Across Pacific Magazine


By Mark Ellis
Monday, June 21, 2004

PASADENA, CALIFORNIA  (ANS) -- He was on a performance-based treadmill that sucked the life out of his religious experience. Then he discovered news that was almost too-good-to-be-true—God’s amazing grace.

“I’ve existed in the swamps of legalism,” says Greg Albrecht, executive director of Plain Truth Ministries, and author of “Bad News Religion: The Virus That Attacks God’s Grace” (World Publishing). “To be Christ-centered is to live in His grace,” Albrecht says. “Many of us are not experiencing that.”

He believes many Christians are not at rest in their faith. “We’re troubled, worried, bothered, and upset,” he observes. “Unfortunately, much of that comes from religious legalism.”

Albrecht spent over 30 years in Herbert W. Armstrong’s Worldwide Church of God before his mother came to him one day in tears and tried to persuade him they were involved in a cult. “I was a true believer,” he writes in his book, “and although I knew that many people in the world thought Armstrongism was a cult, I knew better.” Albrecht had become an ordained minister in the church, taught classes at the college run by Armstrong, and pastored over 500 young people as dean of students.

After Armstrong’s death in 1986, Albrecht began a heart wrenching discovery process that led him to conclude Armstrong’s house—and his own--were built on sand. It should be noted that after Armstrong died, leaders in the Worldwide Church of God began to realize that many of his doctrines were not biblical and also rejected those teachings, just as Albrecht did. Today the church is in agreement with the statement of faith of the National Association of Evangelicals.
“I came to the painful awareness that I had never known Jesus,” Albrecht writes in his book. “I was a religious professional.” Although Albrecht once taught a college class called “Life and Teachings of Jesus,” he suddenly realized he never knew the real Jesus.

“All my life I had been an actor, just reading the script,” he adds. “The only thing that any religion that is not based on God’s grace can do is to help you read your lines, obey the rules and jump through the hoops it prescribes.”

While Albrecht saw the cultic nature of Armstrong’s teachings, he was also offended by a legalistic environment that required him to “to be more righteous, be better, work harder, give, serve, qualify, improve, and do more” to earn God’s favor.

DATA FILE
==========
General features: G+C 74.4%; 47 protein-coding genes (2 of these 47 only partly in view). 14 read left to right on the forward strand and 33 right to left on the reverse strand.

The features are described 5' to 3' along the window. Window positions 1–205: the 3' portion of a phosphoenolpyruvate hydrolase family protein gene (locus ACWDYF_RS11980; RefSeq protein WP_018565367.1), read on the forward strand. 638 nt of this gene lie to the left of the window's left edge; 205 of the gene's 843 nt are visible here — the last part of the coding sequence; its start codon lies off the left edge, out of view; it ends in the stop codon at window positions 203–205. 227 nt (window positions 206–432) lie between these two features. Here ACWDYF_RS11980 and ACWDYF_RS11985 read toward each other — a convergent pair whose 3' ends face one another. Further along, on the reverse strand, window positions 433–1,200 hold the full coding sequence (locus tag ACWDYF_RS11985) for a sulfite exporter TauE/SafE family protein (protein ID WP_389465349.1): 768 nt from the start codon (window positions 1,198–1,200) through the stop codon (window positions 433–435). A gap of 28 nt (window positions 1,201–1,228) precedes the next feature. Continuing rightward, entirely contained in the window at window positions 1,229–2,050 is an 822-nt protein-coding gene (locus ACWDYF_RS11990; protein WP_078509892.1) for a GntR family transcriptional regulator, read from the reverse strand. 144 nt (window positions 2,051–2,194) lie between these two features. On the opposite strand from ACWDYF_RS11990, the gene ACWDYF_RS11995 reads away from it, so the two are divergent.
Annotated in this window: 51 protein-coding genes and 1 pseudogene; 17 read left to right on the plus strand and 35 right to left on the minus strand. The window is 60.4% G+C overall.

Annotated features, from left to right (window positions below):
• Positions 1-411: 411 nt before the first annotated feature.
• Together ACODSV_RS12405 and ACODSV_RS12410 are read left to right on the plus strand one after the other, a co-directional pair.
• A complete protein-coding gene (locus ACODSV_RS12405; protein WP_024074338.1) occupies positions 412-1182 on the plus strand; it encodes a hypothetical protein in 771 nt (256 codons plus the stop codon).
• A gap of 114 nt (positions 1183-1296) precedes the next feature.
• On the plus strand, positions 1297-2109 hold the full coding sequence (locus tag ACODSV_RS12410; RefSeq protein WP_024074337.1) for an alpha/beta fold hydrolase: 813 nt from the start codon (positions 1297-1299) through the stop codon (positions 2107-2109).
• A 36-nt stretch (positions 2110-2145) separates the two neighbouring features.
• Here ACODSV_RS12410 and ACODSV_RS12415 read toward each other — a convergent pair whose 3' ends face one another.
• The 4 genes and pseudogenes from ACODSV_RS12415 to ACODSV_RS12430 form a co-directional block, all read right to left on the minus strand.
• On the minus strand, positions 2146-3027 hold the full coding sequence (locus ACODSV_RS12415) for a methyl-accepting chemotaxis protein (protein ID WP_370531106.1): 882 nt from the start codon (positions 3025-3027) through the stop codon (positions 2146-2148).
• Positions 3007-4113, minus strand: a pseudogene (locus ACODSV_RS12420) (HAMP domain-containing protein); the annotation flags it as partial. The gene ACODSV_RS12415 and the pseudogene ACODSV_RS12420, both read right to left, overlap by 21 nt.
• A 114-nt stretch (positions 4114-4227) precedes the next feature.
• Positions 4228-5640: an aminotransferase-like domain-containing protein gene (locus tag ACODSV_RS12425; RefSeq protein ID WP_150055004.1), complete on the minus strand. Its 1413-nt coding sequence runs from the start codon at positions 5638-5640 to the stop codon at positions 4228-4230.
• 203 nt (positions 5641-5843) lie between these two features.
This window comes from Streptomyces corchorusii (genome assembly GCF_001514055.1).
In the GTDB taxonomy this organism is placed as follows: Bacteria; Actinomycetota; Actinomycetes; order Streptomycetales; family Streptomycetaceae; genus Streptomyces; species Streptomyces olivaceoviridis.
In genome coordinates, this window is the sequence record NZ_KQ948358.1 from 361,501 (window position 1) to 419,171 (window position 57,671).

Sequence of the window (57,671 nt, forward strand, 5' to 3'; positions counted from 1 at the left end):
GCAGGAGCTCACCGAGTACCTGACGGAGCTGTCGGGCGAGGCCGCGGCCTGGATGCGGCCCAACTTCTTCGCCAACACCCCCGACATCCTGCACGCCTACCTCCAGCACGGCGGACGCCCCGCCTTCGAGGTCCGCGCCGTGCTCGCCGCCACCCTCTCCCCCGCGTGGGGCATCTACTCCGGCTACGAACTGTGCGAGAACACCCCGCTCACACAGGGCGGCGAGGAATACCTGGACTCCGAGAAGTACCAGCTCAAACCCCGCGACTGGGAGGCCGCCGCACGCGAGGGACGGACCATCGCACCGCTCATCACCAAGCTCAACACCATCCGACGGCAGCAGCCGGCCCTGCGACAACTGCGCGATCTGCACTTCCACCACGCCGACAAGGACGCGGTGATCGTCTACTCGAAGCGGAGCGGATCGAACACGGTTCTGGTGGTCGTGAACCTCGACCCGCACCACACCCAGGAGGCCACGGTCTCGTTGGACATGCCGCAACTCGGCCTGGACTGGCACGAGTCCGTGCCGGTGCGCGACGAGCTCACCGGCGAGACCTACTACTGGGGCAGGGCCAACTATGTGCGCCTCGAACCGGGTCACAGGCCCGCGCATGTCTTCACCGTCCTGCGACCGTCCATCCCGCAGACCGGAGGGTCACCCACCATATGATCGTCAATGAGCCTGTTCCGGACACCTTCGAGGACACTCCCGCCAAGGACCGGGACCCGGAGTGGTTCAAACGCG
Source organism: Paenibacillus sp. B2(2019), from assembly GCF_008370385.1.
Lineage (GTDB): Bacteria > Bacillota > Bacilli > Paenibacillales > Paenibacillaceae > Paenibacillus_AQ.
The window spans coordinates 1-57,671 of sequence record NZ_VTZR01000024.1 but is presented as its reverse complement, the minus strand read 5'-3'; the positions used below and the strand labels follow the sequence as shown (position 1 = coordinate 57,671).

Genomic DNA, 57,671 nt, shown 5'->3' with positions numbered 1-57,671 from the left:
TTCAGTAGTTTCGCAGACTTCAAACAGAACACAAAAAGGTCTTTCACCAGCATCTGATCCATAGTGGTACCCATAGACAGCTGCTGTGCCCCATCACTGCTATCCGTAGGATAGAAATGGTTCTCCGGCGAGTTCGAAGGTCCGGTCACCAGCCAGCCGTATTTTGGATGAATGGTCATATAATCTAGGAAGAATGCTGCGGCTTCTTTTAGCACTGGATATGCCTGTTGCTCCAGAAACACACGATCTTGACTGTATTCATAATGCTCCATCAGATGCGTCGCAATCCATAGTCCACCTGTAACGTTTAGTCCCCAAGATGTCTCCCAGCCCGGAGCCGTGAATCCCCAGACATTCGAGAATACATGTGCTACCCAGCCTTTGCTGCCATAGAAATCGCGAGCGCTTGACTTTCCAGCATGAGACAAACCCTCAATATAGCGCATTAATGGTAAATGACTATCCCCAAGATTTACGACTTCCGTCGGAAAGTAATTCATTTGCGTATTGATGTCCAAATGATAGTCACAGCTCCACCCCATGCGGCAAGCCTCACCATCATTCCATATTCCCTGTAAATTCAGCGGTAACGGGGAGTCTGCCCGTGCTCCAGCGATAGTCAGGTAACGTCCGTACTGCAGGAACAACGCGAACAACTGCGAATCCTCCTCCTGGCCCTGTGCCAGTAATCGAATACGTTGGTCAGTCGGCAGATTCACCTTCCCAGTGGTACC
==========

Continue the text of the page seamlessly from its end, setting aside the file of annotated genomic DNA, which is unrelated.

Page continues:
After leaving Armstrong’s church, Albrecht was startled to find similar thinking in mainstream churches. “Coming out of Armstrongism and coming to Christ, the amazing thing I find is degrees of the same kind of legalism existing and thriving within Christendom,” Albrecht says. “Many in churches not labeled as cults are nonetheless enslaved by some degree of legalistic teaching.”

In the book, Albrecht quotes C.S. Lewis: “If the divine call does not make us better, it will make us very much worse. Of all bad men, religious bad men are the worst.” Albrecht believes grace to be “religion’s” worst enemy. He defines religion as any system of rules and regulations that promises to increase a person’s standing with God on the basis of their actions.  (Pictured: Book cover of Bad News Religion. Christians have trouble accepting God’s grace. The result is a “Bad News Religion” that drains joy and life from believers. This book is a call for Christians to shift the focus from our own religious efforts back to the work of God and his grace).

Albrecht has talked with some pastors concerned that if they emphasize grace too much, they will lose control of their congregations. “What are they worried about, that they’ll lose control to Jesus?” he asks. “If you preach grace, holiness will be given as an outworking of the Holy Spirit,” he maintains. “Jesus will work in them and holiness will result.”

“There is no system to control humans or guarantee humans won’t sin,” Albrecht notes. “Those who preach grace and those who live grace will fall—that’s the scandal of grace,” he says. Jesus gives us freedom knowing His children will stumble.

Mainstream churches often use legalistic rhetoric such as: “Of course we are saved by grace. But what does God expect us to do once he saves us?” In these churches, messages on grace are often followed by a legalistic “counterpunch”—messages that center on external acts and behaviors that should be followed to gain God’s favor.

“Preaching and teaching that judges Christians solely upon external actions almost inevitably leads to manipulation for the purpose of creating guilt and shame,” Albrecht notes. He views this as an absolute contradiction to the gospel of Jesus, which should be based on faith alone, grace alone and Christ alone.
The truth most find difficult to believe is this: nothing you can do will make God love you any more or any less than He already does.

Albrecht believes the most effective way to counter the seduction of legalism is to center one’s faith, practice, and devotion on the cross of Christ. “The cross of Christ is the sign of the end of performance-based religion,” he writes. “The cross of Christ is the sign that our relationship with God is no longer defined by externals but by the internal working of God in our hearts and minds.”

Mark Ellis is a Senior Correspondent for ASSIST News Service. He is also an assistant pastor in Laguna Beach, CA. Contact Ellis at

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